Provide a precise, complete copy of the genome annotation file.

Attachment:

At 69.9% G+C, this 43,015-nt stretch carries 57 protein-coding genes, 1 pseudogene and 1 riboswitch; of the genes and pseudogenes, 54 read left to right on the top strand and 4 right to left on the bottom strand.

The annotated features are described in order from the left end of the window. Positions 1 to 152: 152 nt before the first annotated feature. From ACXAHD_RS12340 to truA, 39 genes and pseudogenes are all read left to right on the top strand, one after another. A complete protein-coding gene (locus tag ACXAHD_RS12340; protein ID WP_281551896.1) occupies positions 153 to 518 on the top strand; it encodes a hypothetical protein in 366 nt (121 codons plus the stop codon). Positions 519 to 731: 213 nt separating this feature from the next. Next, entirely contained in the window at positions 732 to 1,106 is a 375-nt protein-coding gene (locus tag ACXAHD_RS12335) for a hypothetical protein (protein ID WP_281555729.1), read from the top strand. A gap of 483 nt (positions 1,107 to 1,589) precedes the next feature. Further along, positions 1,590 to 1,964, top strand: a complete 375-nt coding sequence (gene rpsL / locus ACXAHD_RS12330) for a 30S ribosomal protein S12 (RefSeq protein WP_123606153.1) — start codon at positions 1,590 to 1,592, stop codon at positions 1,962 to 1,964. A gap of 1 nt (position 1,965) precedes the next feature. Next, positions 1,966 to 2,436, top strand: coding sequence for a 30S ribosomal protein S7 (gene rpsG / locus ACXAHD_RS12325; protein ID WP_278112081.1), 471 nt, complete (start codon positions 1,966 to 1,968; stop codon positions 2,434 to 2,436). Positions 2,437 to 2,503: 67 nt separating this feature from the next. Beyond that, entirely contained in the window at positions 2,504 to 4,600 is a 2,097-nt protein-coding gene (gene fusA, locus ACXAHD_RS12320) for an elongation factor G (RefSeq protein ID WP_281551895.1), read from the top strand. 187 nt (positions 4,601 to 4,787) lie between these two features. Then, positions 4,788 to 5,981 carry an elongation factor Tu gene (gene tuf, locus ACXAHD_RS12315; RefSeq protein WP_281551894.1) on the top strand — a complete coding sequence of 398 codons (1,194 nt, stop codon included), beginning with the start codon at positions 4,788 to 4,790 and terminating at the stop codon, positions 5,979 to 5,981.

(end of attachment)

At 69.9% G+C, this 43,015-nt stretch carries 57 protein-coding genes, 1 pseudogene and 1 riboswitch; of the genes and pseudogenes, 54 read left to right on the top strand and 4 right to left on the bottom strand.

The annotated features are described in order from the left end of the window. Positions 1 to 152: 152 nt before the first annotated feature. From ACXAHD_RS12340 to truA, 39 genes and pseudogenes are all read left to right on the top strand, one after another. A complete protein-coding gene (locus tag ACXAHD_RS12340; protein ID WP_281551896.1) occupies positions 153 to 518 on the top strand; it encodes a hypothetical protein in 366 nt (121 codons plus the stop codon). Positions 519 to 731: 213 nt separating this feature from the next. Next, entirely contained in the window at positions 732 to 1,106 is a 375-nt protein-coding gene (locus tag ACXAHD_RS12335) for a hypothetical protein (protein ID WP_281555729.1), read from the top strand. A gap of 483 nt (positions 1,107 to 1,589) precedes the next feature. Further along, positions 1,590 to 1,964, top strand: a complete 375-nt coding sequence (gene rpsL / locus ACXAHD_RS12330) for a 30S ribosomal protein S12 (RefSeq protein WP_123606153.1) — start codon at positions 1,590 to 1,592, stop codon at positions 1,962 to 1,964. A gap of 1 nt (position 1,965) precedes the next feature. Next, positions 1,966 to 2,436, top strand: coding sequence for a 30S ribosomal protein S7 (gene rpsG / locus ACXAHD_RS12325; protein ID WP_278112081.1), 471 nt, complete (start codon positions 1,966 to 1,968; stop codon positions 2,434 to 2,436). Positions 2,437 to 2,503: 67 nt separating this feature from the next. Beyond that, entirely contained in the window at positions 2,504 to 4,600 is a 2,097-nt protein-coding gene (gene fusA, locus ACXAHD_RS12320) for an elongation factor G (RefSeq protein ID WP_281551895.1), read from the top strand. 187 nt (positions 4,601 to 4,787) lie between these two features. Then, positions 4,788 to 5,981 carry an elongation factor Tu gene (gene tuf, locus ACXAHD_RS12315; RefSeq protein WP_281551894.1) on the top strand — a complete coding sequence of 398 codons (1,194 nt, stop codon included), beginning with the start codon at positions 4,788 to 4,790 and terminating at the stop codon, positions 5,979 to 5,981.